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When Your Body Clock Resets

Adjusting to the Nightshift (1:19)

Daniel Cohen, MD, MMSc, formerly of Harvard, tells how to adjust your internal clock to working at night.

Your body clock adjusts to schedule changes. This process moves slowly, however. After switching between day work and night work, for example, most people find it takes several days to feel as alert and sleep as soundly as they usually do. Changing work and sleep times by several hours may disrupt bodily functions, making you wake up from sleep more often than usual to use the bathroom or feel hungry at odd hours.

People who maintain the same schedules on work days and days off usually have a predictable internal "day" and "night." Working regularly in daytime or evening hours means they often are able to sleep at the same time seven days a week. Those who work at night seldom manage to do that.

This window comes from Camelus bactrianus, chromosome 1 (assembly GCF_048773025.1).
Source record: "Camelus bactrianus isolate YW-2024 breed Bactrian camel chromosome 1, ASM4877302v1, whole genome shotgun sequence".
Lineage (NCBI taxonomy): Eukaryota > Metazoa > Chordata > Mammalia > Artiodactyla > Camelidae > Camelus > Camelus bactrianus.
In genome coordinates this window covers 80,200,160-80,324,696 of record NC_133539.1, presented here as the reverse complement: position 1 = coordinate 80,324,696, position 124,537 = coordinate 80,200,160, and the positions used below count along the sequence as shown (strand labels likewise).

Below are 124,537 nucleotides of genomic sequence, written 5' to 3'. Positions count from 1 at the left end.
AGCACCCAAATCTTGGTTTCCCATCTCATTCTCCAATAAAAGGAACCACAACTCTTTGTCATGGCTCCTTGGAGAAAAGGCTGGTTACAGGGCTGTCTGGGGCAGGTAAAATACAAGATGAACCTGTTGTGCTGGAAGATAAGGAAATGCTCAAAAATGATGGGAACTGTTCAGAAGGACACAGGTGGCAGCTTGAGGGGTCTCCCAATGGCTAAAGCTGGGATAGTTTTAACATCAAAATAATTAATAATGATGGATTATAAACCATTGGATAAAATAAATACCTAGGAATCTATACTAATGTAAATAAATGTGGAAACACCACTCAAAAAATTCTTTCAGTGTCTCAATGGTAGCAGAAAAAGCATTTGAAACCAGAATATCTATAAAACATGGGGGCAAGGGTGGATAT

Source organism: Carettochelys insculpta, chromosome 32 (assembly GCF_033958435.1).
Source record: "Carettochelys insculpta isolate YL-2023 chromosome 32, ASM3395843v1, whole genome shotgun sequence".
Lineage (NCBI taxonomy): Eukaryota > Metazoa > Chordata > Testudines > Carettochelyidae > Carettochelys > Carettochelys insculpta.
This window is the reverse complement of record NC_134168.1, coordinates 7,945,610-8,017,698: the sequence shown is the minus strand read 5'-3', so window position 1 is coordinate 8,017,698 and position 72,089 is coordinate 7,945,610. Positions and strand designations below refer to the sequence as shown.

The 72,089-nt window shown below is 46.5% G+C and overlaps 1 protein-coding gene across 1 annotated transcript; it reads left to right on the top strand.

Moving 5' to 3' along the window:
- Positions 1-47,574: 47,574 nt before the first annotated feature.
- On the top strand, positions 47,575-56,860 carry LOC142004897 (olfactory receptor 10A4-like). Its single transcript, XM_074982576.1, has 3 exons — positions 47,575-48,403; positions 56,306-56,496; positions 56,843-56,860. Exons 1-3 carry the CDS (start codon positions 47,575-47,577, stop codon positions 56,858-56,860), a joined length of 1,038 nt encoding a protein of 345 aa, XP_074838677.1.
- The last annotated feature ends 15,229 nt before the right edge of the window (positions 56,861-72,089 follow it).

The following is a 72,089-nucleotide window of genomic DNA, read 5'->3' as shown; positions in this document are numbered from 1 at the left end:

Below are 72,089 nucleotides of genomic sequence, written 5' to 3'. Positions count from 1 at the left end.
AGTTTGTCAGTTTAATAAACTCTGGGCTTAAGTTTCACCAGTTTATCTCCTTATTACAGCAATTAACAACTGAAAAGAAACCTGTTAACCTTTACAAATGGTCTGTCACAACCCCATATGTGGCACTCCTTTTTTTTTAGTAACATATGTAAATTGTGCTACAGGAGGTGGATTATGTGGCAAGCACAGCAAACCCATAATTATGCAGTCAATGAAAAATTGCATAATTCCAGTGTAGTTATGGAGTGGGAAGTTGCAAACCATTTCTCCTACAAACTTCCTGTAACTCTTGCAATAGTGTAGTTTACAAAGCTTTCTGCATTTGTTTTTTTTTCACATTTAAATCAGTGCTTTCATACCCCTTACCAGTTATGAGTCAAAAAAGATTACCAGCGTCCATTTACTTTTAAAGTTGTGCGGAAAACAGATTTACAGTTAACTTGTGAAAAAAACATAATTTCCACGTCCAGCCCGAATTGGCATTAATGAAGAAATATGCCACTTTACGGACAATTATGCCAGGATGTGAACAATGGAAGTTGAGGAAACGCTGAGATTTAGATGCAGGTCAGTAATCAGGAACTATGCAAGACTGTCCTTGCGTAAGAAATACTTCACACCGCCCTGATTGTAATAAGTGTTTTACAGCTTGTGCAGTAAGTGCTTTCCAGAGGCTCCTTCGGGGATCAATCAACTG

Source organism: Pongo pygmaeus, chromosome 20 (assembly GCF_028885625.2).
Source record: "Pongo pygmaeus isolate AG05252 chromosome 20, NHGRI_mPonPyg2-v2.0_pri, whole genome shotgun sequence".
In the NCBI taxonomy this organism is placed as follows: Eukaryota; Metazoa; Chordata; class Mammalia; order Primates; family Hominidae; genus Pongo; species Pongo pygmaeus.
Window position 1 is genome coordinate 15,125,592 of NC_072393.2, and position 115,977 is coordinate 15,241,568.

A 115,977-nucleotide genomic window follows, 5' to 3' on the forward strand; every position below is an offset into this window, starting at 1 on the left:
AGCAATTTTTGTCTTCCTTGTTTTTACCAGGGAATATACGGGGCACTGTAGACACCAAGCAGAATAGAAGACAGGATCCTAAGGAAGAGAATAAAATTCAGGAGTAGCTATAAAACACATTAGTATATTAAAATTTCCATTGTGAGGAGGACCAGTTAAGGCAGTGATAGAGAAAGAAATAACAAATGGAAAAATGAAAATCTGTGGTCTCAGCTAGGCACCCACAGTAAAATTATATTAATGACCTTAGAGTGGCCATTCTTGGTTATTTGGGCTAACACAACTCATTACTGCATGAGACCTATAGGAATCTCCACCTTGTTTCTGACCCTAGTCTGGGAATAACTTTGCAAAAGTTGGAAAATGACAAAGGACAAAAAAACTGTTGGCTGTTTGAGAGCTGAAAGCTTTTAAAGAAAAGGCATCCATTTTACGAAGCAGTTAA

Railroaders and others who work irregular hours often find it hard to stay in sync—their body clocks are constantly being reset. Despite daily exposure to daylight and darkness, they may fight sleepiness when awake, and find it difficult to fall asleep or stay asleep when they want to sleep. They have to organize their days carefully to stay alert in waking hours, and to get the sleep they need. 

"The hard part is getting rest in the middle of the day or the early evening. We know that we should be resting, but we are not tired and we can't sleep." 
- Mark Kramer, locomotive engineer